Question 1: A second chance?

The question from our students: Do you believe everyone deserves a second chance regardless of their previous mistakes/trangressions?

Erika’s amendment to the question: If you don’t believe everyone deserves a second chance, but some do, how do you determine what a person can atone for and what they cannot? What is an unforgiveable crime/transgression to you? Do you think the ability to grant second chances to someone who has wronged you depends on the intimacy (or lack thereof) of the relationship? That is, is it easier or harder to give a second chance to someone you love or are related to? Harder? Easier to think a stranger who committed a transgression against someone you don’t know deserves a second chance than it is to think the same of someone who has hurt someone you care about? What does a “second chance” even mean?

Comments
  1. Benito Gonzalez says:

    Yes, everyone deserves a second chance because everyone makes mistakes. That is part of being human and no one, absolutely no one should believe if circumstances were different for them, they themselves might not make the same or similar mistake. That doesn’t mean society and individuals do not demand some retribution for human mistakes, we do. However, society should not define a mistake as the end of ones right to live a normal life. We pay for our mistakes, learn from them and move on with our lives. That should be the normal path.

    That said, there are some people that have committed such atrocious crimes, crimes of such a sociopathic nature, no one in society will ever give them a second chance. I’m talking here of serial killers and mass murders. When they are caught, their crimes can never be forgiven. Taking a human life, particularly when plotted or planned, indicates someone who views themselves as more important than another human being. That is not a mistake. It is a seriously unacceptable value judgement.

    Forgiveness is independent of intimacy. Forgiveness is an act of love. However, all forgiveness depends critically on understanding and you can never forgive what you can never understand. This is why many behind bars may find it unfair how society treats them after they leave prison. However, most people simply have not been to prison and so they can never really understand those who have. Many will be “afraid” to hire or “afraid” to associate with parolees. Those in prison need to understand that all “fear” arises from a lack of understanding, nothing more. A problem arises if a parolee feels society should understand, but doesn’t. The inability to deal with that emotional conflict can lead former inmates to think no one cares. Actually, the problem is understanding. People do not care about things they cannot understand. They care about things they do understand.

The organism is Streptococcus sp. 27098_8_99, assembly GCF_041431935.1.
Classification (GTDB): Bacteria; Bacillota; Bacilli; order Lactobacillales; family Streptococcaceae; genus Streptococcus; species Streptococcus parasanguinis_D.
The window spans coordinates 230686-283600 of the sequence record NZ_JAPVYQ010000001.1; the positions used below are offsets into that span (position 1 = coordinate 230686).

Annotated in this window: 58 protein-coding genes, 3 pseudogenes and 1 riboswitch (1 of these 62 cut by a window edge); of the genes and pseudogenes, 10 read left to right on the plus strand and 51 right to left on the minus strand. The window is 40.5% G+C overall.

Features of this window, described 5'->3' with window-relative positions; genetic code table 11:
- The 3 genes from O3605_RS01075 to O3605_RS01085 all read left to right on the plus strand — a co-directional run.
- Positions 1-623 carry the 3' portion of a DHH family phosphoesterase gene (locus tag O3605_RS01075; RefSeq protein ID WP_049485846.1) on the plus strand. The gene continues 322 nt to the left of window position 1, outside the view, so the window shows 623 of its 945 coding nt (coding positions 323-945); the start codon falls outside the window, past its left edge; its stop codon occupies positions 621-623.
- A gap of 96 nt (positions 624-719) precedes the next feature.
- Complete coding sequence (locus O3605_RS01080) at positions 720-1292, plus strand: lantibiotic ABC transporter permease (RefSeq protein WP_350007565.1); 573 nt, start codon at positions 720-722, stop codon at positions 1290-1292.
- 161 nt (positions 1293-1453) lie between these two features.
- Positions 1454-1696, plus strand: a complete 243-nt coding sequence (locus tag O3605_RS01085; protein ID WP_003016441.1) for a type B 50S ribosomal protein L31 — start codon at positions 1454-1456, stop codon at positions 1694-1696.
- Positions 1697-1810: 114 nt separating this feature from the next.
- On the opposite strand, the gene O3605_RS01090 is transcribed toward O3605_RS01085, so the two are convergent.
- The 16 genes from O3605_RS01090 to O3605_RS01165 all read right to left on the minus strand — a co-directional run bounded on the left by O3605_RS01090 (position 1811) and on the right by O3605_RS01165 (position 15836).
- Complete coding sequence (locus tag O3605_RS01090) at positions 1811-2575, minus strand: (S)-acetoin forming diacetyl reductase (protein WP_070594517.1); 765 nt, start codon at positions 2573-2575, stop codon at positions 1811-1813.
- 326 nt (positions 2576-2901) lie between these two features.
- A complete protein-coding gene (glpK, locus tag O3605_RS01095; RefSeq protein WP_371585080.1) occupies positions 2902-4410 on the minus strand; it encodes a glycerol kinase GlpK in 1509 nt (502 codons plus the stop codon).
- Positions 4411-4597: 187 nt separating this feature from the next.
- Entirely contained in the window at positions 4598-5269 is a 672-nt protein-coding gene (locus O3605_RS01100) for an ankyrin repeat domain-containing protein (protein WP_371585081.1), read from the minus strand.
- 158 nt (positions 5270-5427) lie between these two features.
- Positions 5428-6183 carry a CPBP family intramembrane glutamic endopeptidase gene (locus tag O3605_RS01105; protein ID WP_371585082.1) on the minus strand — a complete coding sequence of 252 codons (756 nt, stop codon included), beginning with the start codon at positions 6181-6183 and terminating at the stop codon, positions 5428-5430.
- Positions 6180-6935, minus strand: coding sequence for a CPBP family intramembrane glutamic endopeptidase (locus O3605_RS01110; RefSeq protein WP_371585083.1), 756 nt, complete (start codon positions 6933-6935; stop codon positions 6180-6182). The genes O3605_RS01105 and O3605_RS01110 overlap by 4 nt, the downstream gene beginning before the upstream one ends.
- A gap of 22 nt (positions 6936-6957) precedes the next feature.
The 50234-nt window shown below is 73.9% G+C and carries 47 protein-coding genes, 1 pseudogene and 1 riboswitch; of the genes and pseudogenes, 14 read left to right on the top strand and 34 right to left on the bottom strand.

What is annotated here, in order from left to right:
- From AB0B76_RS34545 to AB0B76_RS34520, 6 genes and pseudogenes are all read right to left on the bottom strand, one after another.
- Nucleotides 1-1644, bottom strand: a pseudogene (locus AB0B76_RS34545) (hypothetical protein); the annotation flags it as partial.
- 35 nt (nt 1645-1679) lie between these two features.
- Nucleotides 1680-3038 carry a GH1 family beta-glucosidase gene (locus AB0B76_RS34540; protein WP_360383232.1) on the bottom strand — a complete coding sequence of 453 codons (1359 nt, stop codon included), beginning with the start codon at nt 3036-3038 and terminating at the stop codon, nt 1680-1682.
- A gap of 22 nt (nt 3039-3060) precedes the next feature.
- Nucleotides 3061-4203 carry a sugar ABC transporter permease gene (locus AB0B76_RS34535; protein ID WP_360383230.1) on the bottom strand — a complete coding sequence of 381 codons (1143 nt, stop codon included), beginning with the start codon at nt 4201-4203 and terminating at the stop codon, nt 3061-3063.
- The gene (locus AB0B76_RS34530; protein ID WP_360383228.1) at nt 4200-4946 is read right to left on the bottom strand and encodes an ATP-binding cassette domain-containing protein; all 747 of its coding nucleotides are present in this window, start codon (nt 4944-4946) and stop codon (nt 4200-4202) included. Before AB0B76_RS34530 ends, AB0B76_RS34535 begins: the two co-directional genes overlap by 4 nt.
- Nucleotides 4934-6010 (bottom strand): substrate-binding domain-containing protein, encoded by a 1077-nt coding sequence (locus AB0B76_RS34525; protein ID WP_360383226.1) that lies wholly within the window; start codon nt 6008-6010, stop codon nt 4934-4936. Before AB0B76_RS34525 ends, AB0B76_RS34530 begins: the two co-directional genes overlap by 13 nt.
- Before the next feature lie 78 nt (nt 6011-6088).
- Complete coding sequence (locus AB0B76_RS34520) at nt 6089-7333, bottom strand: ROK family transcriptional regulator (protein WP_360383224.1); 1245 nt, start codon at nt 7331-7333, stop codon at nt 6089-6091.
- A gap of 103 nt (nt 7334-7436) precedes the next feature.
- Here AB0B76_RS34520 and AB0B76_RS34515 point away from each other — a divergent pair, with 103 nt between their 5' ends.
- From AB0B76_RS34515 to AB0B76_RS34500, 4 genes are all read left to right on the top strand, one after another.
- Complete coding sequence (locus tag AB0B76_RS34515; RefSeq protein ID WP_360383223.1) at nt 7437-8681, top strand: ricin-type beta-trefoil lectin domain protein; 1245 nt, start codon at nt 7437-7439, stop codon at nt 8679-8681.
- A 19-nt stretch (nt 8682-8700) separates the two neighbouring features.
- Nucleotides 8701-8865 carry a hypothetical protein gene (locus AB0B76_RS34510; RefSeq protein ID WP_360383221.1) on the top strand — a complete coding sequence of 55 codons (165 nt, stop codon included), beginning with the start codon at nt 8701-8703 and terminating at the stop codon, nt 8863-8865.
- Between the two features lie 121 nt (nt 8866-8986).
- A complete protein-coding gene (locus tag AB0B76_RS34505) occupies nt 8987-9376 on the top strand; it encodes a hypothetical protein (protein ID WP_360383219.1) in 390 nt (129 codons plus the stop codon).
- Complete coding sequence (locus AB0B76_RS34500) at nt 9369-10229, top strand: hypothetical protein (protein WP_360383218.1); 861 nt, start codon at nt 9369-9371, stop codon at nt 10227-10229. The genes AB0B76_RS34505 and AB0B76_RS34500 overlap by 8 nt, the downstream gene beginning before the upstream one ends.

Forgiving someone you are or were very close to is harder than forgiving someone to whom you are more distant, because of a phenomenon called “an inability to see the forest through the trees”. In other words, the closer we are to someone, the more we see what we want to see, and the less we see what we do not want to observe. This blindness produces endless conflict and emotional trauma. How could you? How could you be so stupid or thoughtless or inconsiderate? Stepping away, so the person and the situation is viewed more in their entirety makes understanding and ultimately forgiveness more possible. Oh, you could do those things because: (1) she was available and eager; (2) there was ample opportunity; (3) you were weak willed; (4) you were selfish; (5) she was hot; (6) you were horny, etc. Keep in mind, the opposite party may not have the same perspective about such events as you. What you see as a betrayal, they may see as merely an opportunity that presented itself. If fidelity is what you demand, rather than take the Hilary Clinton road and forgive repeated transgressions, it is probably better to simply end things and look for someone who shares your same value system. Wiser and more aware that life and human relationships can be far more complicated than they may at first appear.

    Everyone does things for a reason. Those reasons do not always have to be well thought out or even logical. Sometimes people do things that in hindsight were just plain stupid. A useful axiom for avoiding mistakes that lead to serious problems is “never do something if you know it will hurt someone else”. At least then the mistakes made are accidental and not purposeful, and those are at least far easier to forgive.

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